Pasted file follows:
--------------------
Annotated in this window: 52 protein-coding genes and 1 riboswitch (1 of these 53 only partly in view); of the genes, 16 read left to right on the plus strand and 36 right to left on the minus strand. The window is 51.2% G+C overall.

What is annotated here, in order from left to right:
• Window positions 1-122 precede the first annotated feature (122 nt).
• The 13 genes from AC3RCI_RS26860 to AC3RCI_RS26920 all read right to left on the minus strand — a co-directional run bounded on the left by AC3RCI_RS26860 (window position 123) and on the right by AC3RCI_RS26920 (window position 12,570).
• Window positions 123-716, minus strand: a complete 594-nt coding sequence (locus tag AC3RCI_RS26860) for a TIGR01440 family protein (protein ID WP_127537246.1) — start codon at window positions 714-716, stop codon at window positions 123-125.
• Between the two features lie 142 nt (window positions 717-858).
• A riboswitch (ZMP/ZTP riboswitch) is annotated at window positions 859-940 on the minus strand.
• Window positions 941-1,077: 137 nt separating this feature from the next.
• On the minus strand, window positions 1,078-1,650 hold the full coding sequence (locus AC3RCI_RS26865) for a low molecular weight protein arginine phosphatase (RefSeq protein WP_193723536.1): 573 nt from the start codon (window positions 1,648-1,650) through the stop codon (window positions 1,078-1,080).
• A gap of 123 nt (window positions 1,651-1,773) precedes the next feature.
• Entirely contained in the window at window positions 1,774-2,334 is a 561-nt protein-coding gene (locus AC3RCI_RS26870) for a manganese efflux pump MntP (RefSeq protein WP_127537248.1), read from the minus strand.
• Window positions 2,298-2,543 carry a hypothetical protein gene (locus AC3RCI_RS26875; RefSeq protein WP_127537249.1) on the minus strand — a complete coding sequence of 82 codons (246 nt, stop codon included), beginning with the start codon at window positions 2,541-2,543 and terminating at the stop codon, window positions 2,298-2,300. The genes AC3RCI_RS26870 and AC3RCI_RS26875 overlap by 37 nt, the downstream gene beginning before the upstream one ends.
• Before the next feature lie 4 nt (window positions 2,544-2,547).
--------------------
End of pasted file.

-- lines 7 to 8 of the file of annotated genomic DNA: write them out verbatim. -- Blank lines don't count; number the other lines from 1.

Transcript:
• A riboswitch (ZMP/ZTP riboswitch) is annotated at window positions 859-940 on the minus strand.
• Window positions 941-1,077: 137 nt separating this feature from the next.